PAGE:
The Tortoise Wins the Retirement Saving Race

By John Iekel • December 18, 2017 • 0 Comments
Remember the Aesop’s fable about the tortoise and the hare, in which the slow but steady tortoise beats the faster but impetuous hare? A recent analysis argues Aesop was on to something regarding retirement planning, as well.

In “When it Comes to Retirement Saving, Consistency Pays,” a piece appearing in BenefitsPro, Chris Carosa argues that the lesson from Aesop’s fable — that consistency and “slow but steady” wins the race — is often applicable in many situations in life, including saving for retirement.

Carosa cites a report by the Employee Benefit Research Institute (EBRI) that lends credence to this notion. EBRI found, Carosa says, that “While the amount being saved and appropriate long-term investing are obviously important, the data suggests plan sponsors and public policy wonks might want to emphasize consistency in saving as well.”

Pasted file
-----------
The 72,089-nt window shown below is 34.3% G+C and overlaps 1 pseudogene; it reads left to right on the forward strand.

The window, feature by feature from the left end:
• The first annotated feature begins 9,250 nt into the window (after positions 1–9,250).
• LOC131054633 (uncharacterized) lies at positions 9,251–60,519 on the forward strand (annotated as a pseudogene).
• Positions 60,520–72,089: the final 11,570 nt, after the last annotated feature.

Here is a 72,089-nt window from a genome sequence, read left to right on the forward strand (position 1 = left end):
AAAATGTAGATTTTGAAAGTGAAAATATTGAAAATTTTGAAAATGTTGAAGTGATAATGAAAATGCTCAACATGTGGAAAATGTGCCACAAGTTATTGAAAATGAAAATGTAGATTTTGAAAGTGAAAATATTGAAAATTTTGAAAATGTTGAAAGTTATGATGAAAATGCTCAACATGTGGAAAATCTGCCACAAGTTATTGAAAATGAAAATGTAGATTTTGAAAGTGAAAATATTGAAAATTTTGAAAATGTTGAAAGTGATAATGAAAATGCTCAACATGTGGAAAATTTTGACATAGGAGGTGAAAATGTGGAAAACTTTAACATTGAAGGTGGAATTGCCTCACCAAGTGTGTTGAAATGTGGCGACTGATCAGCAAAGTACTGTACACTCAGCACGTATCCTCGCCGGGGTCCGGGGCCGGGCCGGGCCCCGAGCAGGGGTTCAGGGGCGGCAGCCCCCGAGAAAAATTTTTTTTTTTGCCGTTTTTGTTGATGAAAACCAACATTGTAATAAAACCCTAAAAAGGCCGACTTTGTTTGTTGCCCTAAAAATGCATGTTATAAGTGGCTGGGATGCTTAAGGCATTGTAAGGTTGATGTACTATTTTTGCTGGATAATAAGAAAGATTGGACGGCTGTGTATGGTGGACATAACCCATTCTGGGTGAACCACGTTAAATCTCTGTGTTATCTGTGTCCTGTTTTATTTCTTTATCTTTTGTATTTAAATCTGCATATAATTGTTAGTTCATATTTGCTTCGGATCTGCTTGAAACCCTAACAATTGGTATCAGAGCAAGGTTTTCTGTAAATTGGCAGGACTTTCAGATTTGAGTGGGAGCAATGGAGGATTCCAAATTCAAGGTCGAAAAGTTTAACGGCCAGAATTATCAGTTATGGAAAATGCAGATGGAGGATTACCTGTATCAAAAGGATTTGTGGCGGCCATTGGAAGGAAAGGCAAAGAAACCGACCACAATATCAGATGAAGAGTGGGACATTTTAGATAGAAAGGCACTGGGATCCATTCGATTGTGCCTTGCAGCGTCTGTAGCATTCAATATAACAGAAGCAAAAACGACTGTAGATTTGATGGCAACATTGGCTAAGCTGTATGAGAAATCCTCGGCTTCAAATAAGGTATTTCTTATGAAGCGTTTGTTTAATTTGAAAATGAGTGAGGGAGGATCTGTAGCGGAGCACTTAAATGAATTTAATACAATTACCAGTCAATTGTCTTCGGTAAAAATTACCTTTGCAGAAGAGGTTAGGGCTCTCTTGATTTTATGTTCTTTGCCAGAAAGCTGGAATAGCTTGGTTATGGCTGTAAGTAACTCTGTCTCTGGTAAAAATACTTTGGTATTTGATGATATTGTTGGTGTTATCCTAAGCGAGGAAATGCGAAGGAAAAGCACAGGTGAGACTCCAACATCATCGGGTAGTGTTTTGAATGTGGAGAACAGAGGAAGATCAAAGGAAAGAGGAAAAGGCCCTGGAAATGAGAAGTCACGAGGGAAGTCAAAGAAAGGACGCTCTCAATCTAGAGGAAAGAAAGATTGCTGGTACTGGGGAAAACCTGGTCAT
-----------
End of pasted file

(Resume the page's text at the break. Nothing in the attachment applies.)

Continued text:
Carosa argues that the balances of plan participants who are consistent are likely to be larger than average. And “more importantly,” he writes, “consistent participation appears to be correlated with significant growth in retirement asset” and notes that EBRI found that more than twice as many consistent participants had balances of more than $200,000 than did all workers in the aggregate.

“Perhaps retirement plan policy should focus on keeping participants in the game because, as Aesop taught us, slow and steady wins the race,” concludes Carosa.